BEING with the Prophets and Poets

BEING with the Prophets and Poets June 26, 2020

Laura many times has a better sense about social media than I do.  She tells me often that I need to “break up” with people of Facebook.  In the end I agree with her, but I still have some roots from past religious experiences that believes I can change people.  These people also believe the same thing about me.  Often, they are easy to recognize because of the religious sounding names in their Facebook profile.  I’ve learned to weed out those people early on because they often have agendas that either don’t interest me or would only take me back to spiritual infancy that I am trying to distance myself from.  At the least, it will end in an argument.

I think I can say without reservation that I would never “friend” a person that garnered the name “prophet” in their Facebook profile.  These people generally want to “speak” into my life, and they are hoping for an audience that fuels their narcissistic behavior.  Maybe, it’s not always true, but my experience teaches me it is just better to avoid them altogether.  Engaging with them either ends with an argument or with them condemning me for some vague thing that isn’t even true.  With that said, I have nothing but admiration and respect for those that are truly prophetic and have something to say to the world.  I lump them together, the poets and the prophets.

These people, the poets and the prophets, are quite the opposite from the people I mentioned before.  They do not seek to be honored or recognized as much as they like to give what they have been given.  They have a song to sing or word to say, but because they don’t always understand what it is they are trying to share, it is always with a bit of reluctance that they share their treasure with the world.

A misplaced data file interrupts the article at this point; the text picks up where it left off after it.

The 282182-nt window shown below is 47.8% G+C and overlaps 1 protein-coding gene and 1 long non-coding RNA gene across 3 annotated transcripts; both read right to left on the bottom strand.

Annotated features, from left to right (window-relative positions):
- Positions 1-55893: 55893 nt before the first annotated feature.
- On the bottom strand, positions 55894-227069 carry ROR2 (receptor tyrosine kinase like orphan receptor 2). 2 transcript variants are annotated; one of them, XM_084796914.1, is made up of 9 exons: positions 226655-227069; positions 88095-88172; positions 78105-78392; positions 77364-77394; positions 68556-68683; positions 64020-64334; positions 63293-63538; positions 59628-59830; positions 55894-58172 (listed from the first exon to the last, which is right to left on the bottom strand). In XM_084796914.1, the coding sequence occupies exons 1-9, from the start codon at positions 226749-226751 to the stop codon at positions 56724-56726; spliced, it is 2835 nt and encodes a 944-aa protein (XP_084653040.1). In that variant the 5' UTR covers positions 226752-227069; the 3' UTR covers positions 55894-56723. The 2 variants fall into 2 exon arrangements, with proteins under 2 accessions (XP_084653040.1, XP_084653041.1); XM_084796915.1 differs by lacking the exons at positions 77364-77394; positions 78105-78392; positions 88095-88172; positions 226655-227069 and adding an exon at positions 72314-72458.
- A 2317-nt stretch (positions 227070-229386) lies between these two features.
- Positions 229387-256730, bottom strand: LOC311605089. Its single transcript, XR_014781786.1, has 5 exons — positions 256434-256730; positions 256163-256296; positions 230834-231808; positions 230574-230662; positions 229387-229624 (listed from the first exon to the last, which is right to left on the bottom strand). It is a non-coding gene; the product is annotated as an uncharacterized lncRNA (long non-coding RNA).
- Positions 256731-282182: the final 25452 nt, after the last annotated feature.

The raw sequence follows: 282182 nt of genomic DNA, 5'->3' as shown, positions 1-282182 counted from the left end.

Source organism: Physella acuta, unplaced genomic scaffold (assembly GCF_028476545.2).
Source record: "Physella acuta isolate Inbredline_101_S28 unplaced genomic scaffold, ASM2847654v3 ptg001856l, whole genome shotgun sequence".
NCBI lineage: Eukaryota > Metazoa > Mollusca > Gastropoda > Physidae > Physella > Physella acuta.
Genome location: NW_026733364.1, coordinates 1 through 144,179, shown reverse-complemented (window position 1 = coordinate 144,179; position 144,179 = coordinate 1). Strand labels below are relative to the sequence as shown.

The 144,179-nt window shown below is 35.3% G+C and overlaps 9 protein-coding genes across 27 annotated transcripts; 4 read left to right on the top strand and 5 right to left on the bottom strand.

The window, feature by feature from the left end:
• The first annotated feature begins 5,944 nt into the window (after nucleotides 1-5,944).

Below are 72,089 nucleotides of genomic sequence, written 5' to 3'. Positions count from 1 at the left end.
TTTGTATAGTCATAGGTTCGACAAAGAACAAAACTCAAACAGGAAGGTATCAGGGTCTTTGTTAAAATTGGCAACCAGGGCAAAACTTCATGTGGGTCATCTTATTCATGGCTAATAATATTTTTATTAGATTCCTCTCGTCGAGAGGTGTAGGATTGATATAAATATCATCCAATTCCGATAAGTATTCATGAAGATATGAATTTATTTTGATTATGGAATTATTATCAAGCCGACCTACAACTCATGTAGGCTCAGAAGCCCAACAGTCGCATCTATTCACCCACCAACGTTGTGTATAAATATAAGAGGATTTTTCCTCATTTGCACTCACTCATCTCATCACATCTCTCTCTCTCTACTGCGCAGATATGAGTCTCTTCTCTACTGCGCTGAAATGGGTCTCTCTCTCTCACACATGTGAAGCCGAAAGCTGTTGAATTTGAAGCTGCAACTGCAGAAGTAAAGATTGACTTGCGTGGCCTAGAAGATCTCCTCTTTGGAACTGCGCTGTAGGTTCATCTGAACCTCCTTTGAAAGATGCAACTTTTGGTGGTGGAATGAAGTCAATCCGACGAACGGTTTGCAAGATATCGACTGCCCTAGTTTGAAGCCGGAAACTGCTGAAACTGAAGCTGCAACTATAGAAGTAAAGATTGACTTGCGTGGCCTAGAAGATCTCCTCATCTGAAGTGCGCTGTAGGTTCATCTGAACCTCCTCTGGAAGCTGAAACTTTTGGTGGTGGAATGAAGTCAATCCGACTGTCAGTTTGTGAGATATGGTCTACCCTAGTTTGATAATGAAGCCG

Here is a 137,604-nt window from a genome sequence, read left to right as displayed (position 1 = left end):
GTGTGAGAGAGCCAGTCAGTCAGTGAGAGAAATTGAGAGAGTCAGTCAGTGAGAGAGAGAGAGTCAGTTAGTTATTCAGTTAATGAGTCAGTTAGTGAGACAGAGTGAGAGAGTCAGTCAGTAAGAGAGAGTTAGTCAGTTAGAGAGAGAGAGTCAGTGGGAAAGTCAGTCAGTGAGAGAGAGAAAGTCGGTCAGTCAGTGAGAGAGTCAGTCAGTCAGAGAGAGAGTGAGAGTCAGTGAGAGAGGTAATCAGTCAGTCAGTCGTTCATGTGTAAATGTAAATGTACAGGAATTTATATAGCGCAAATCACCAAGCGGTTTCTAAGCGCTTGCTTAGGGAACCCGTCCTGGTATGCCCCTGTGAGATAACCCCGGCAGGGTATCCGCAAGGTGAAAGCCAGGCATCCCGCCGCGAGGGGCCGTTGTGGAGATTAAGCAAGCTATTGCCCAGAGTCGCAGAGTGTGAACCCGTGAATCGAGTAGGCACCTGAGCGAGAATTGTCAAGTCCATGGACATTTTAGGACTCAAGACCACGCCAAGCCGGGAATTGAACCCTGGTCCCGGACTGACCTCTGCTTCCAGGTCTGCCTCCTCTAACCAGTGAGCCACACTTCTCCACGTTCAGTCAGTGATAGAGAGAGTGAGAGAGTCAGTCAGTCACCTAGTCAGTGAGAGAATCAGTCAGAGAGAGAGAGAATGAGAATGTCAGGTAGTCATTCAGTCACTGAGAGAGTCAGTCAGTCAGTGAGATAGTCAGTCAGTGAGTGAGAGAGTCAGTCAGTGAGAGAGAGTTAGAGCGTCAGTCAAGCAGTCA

I believe Bob Dylan is one of the greatest poets of all time.  I recently discovered his song, “Every Grain of Sand.”  I think I understand about 10% of it, but I agree with other Dylan fans that this may be one of the greatest songs ever written.  I think it’s about the universe.  I think it’s also about the Divine.  It’s about nature and our place and significance and things like that.  But, even when poets are asked to explain their own creations, it’s often difficult for them to explain what they were trying to say.

The Struggle

The Christian Scriptures (The Bible) is a 1600 year record of people struggling to understand God.  Many of them were prophets and poets.  Along with the authors of the Bible, there are probably hundreds of thousands of seekers that have written about their quest to understand God and the Universe and how it all works together.  They spoke in different languages and used different methods, but the way to recognize a poet or a prophet is that they don’t come to definite conclusions.  When someone writes to a definite conclusion, we can be certain that they settled for an elementary understanding of things and they probably were not a prophet or a poet.  Poets and prophets are searching for something deeper—something more Divine.

In some ways, I am trying to put language to the things I am discovering.  In many ways, I try to share this with other people, hoping they will find words for the things that they are thinking.  That is what connection, one of our deepest needs, is mostly about.  We want to hear a song or read a book that resonates with us.  That part of us that has an inclination that things can be understood is what keeps us scrolling and reading and listening to music.  But, the other part of us has an inclination that some things are extremely hard to describe.  We need the poets and prophets because some things only get muddied when we try to define them.  They can wrestle with thoughts and ideas without having to wrangle them into a belief or a system.